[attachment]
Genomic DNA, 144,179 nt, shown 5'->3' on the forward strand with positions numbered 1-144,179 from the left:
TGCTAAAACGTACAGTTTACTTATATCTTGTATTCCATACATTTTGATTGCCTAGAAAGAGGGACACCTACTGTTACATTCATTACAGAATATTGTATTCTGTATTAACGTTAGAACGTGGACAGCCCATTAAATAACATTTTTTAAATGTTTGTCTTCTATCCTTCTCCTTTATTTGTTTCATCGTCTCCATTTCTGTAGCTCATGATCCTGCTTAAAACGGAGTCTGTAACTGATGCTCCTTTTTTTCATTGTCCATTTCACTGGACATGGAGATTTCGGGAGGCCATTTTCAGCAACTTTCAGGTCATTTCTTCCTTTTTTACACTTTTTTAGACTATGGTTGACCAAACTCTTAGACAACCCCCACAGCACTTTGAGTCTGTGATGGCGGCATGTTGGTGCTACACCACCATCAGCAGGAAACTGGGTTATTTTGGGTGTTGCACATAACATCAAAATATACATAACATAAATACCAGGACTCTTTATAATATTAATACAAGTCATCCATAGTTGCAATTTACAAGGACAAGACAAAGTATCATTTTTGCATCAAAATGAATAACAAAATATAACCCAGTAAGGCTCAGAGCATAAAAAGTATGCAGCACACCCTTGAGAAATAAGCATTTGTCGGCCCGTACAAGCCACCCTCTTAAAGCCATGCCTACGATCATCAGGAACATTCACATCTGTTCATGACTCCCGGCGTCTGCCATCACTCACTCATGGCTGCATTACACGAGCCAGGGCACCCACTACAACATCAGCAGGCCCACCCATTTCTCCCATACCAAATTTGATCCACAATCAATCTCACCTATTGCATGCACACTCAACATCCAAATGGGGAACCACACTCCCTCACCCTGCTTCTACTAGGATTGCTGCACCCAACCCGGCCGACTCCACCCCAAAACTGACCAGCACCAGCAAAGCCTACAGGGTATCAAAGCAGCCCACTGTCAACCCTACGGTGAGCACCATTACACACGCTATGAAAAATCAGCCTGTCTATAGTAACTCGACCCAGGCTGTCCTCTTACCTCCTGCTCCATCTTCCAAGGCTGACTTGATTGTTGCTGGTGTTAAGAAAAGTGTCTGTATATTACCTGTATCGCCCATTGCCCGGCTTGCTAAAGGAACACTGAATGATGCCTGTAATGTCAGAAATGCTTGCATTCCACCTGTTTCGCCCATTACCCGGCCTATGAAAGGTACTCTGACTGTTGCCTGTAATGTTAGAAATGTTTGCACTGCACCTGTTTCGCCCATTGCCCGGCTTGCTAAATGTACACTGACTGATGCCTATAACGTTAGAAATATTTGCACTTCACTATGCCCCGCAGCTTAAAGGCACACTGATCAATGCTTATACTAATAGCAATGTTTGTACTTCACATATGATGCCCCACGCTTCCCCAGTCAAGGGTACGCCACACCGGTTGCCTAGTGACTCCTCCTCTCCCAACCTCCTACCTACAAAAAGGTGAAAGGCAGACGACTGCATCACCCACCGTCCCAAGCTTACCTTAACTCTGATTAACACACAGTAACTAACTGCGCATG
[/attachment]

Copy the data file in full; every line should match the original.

Genomic DNA, 144,179 nt, shown 5'->3' on the forward strand with positions numbered 1-144,179 from the left:
TGCTAAAACGTACAGTTTACTTATATCTTGTATTCCATACATTTTGATTGCCTAGAAAGAGGGACACCTACTGTTACATTCATTACAGAATATTGTATTCTGTATTAACGTTAGAACGTGGACAGCCCATTAAATAACATTTTTTAAATGTTTGTCTTCTATCCTTCTCCTTTATTTGTTTCATCGTCTCCATTTCTGTAGCTCATGATCCTGCTTAAAACGGAGTCTGTAACTGATGCTCCTTTTTTTCATTGTCCATTTCACTGGACATGGAGATTTCGGGAGGCCATTTTCAGCAACTTTCAGGTCATTTCTTCCTTTTTTACACTTTTTTAGACTATGGTTGACCAAACTCTTAGACAACCCCCACAGCACTTTGAGTCTGTGATGGCGGCATGTTGGTGCTACACCACCATCAGCAGGAAACTGGGTTATTTTGGGTGTTGCACATAACATCAAAATATACATAACATAAATACCAGGACTCTTTATAATATTAATACAAGTCATCCATAGTTGCAATTTACAAGGACAAGACAAAGTATCATTTTTGCATCAAAATGAATAACAAAATATAACCCAGTAAGGCTCAGAGCATAAAAAGTATGCAGCACACCCTTGAGAAATAAGCATTTGTCGGCCCGTACAAGCCACCCTCTTAAAGCCATGCCTACGATCATCAGGAACATTCACATCTGTTCATGACTCCCGGCGTCTGCCATCACTCACTCATGGCTGCATTACACGAGCCAGGGCACCCACTACAACATCAGCAGGCCCACCCATTTCTCCCATACCAAATTTGATCCACAATCAATCTCACCTATTGCATGCACACTCAACATCCAAATGGGGAACCACACTCCCTCACCCTGCTTCTACTAGGATTGCTGCACCCAACCCGGCCGACTCCACCCCAAAACTGACCAGCACCAGCAAAGCCTACAGGGTATCAAAGCAGCCCACTGTCAACCCTACGGTGAGCACCATTACACACGCTATGAAAAATCAGCCTGTCTATAGTAACTCGACCCAGGCTGTCCTCTTACCTCCTGCTCCATCTTCCAAGGCTGACTTGATTGTTGCTGGTGTTAAGAAAAGTGTCTGTATATTACCTGTATCGCCCATTGCCCGGCTTGCTAAAGGAACACTGAATGATGCCTGTAATGTCAGAAATGCTTGCATTCCACCTGTTTCGCCCATTACCCGGCCTATGAAAGGTACTCTGACTGTTGCCTGTAATGTTAGAAATGTTTGCACTGCACCTGTTTCGCCCATTGCCCGGCTTGCTAAATGTACACTGACTGATGCCTATAACGTTAGAAATATTTGCACTTCACTATGCCCCGCAGCTTAAAGGCACACTGATCAATGCTTATACTAATAGCAATGTTTGTACTTCACATATGATGCCCCACGCTTCCCCAGTCAAGGGTACGCCACACCGGTTGCCTAGTGACTCCTCCTCTCCCAACCTCCTACCTACAAAAAGGTGAAAGGCAGACGACTGCATCACCCACCGTCCCAAGCTTACCTTAACTCTGATTAACACACAGTAACTAACTGCGCATG